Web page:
Hurdling Technique

The Lead Leg

The lead leg is the first leg to clear the hurdle.

It is very important to keep the leg pointing straight whilst clearing the hurdle as to avoid balance problems when landing.

Much like an extended running stride, the lead leg begins by bringing the heel to the bum and performing a higher than normal knee lift. The leg extends quickly over the hurdle with the toe pointing up.

As the leg extends it is brought quickly back to the ground, in a ‘snapping’ motion, so that it lands directly beneath you. It is important that the lead leg does not land in front of you as it will slow you down in the transition from hurdle to strides.

The Trail Leg

The trail leg is the second leg to clear the hurdles.

Immediately after the back leg pushes off the ground, simultaneously bring the heel to the bum (where it shall remain for the duration of the trail leg movement) and raise the knee to the side. The thigh (above the knee) should form roughly a 90 degree angle with the ground.

When it is raised to this angle, the athlete should bring their leg from its side position back to in front of them. During this motion it is important that the ankle of the trail leg does not raise above the knee of the trail leg. This will mean there will be a slight upwards angle in the leg when it clears the hurdle.

The athlete should bring their trail leg all the way around until it is pointing directly in front of them before they begin to drop their trail leg into the first stride after the hurdle. This is to ensure they not only remain balanced but also get as much distance and speed off their hurdle stride as possible.

Here is one of many videos we have put together to assist athletes with their technique.


In between hurdles, an athlete’s arms should be as they are in a normal sprints race, with particular focus on pumping hard to maintain power and speed after each hurdle.

When clearing a hurdle, we use our arms to maintain balance and composure. As our legs are performing different and significantly ‘bigger’ movements than what they would normally do when running, our arms must follow suit to compensate.

When the lead leg goes over the hurdle, it is important to put the opposite side arm out in front of the body more to maintain balance throughout the body. The arm should maintain some of its bend from normal sprinting and should not be completely straight. Some like to call this position ‘looking at your watch’ as the wrist of this arm should be somewhere in line with the athlete’s head, creating a position that bears similarity to when one would look at a watch on their wrist.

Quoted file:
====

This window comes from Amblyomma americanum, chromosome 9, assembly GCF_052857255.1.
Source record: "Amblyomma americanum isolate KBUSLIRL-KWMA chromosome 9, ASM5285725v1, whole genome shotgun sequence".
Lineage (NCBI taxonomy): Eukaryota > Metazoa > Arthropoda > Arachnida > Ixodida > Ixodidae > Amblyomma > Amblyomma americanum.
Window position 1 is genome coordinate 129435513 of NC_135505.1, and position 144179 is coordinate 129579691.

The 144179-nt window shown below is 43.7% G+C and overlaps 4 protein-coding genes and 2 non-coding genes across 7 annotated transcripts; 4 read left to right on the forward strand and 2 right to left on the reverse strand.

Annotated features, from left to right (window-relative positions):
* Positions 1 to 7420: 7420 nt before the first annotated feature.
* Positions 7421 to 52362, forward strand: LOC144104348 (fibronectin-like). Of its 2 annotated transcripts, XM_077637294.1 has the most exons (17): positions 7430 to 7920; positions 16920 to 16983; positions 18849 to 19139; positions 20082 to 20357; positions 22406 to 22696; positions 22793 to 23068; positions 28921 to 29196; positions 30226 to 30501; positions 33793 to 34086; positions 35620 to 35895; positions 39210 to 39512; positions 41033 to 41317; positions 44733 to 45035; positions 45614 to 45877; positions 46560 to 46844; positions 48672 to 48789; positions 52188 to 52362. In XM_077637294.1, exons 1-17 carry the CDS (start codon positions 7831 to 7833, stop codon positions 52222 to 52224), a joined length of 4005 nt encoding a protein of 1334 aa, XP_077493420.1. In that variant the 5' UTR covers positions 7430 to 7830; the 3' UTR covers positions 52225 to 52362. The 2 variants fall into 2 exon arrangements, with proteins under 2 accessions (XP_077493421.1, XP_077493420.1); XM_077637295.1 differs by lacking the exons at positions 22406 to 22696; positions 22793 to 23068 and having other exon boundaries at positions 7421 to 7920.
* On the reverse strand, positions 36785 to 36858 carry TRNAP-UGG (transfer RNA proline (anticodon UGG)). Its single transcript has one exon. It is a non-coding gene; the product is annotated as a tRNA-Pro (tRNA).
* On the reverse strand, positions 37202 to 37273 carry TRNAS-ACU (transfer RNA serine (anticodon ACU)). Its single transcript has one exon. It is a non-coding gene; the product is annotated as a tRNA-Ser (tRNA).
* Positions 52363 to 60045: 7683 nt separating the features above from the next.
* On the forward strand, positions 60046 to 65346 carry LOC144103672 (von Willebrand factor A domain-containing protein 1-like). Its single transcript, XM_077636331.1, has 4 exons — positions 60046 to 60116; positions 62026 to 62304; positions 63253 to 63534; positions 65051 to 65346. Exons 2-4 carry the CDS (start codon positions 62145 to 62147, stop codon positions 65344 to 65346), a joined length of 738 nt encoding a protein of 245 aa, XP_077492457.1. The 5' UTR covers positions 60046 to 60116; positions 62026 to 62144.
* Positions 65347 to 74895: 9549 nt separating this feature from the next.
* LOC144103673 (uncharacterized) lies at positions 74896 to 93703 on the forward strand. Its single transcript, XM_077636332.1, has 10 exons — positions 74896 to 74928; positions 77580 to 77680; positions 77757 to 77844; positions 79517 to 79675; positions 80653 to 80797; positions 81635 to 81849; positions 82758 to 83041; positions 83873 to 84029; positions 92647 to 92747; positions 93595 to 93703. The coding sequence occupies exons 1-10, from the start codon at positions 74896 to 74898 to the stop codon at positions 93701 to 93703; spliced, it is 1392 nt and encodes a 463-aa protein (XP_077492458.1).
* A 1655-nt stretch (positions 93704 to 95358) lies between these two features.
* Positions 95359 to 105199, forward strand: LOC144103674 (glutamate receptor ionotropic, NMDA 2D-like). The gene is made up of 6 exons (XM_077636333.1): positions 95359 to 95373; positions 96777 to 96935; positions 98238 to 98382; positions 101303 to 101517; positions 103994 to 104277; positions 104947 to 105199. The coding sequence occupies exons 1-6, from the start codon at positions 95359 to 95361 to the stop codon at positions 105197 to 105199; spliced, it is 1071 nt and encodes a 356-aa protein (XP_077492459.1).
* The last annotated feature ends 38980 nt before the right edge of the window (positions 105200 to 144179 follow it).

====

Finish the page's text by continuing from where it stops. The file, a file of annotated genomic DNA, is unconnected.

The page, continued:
As the trail leg comes through, this arm should be pulled back quickly and back into its normal running position. This will not only aid a quick trail leg movement, but also will maintain balance. It can be a tendency for this arm to straighten whilst its bringing back, particularly for beginner hurdlers. It is very important to avoid this as this can very easily unbalance the runner when they bring their trail leg around.


There are two main points about an athlete’s hips in regards to hurdling; height and flexibility.

In order not too lose any time spent ‘floating in the air’, it is very important to maintain a consistent hip height throughout the entire hurdles race.

It is very easy to lose time over the hurdle by jumping or striding too high over it. We move fastest when our foot is in contact with the ground as it is effectively pulling and pushing our body forwards. Therefore time spent in the air can be time wasted.

It is therefore very important to not ‘sink’ the hips when clearing the hurdle, or indeed bend over to gain momentum. This can be a misconception as the athlete should think about leaning forward and not leaning down.

In order to enable your hips to work efficiently whilst clearing a hurdle, there needs to be a high level of hip flexibility. The hips control what the legs do so flexibility needs to start here.

Learn more / further reading

  1. Hurdles Index
  2. Running a Hurdles Race
  3. Hurdle Drills
  4. Hurdle Heights and Distances
  5. Mobility
  6. Getting Involved
  7. Online Coaching



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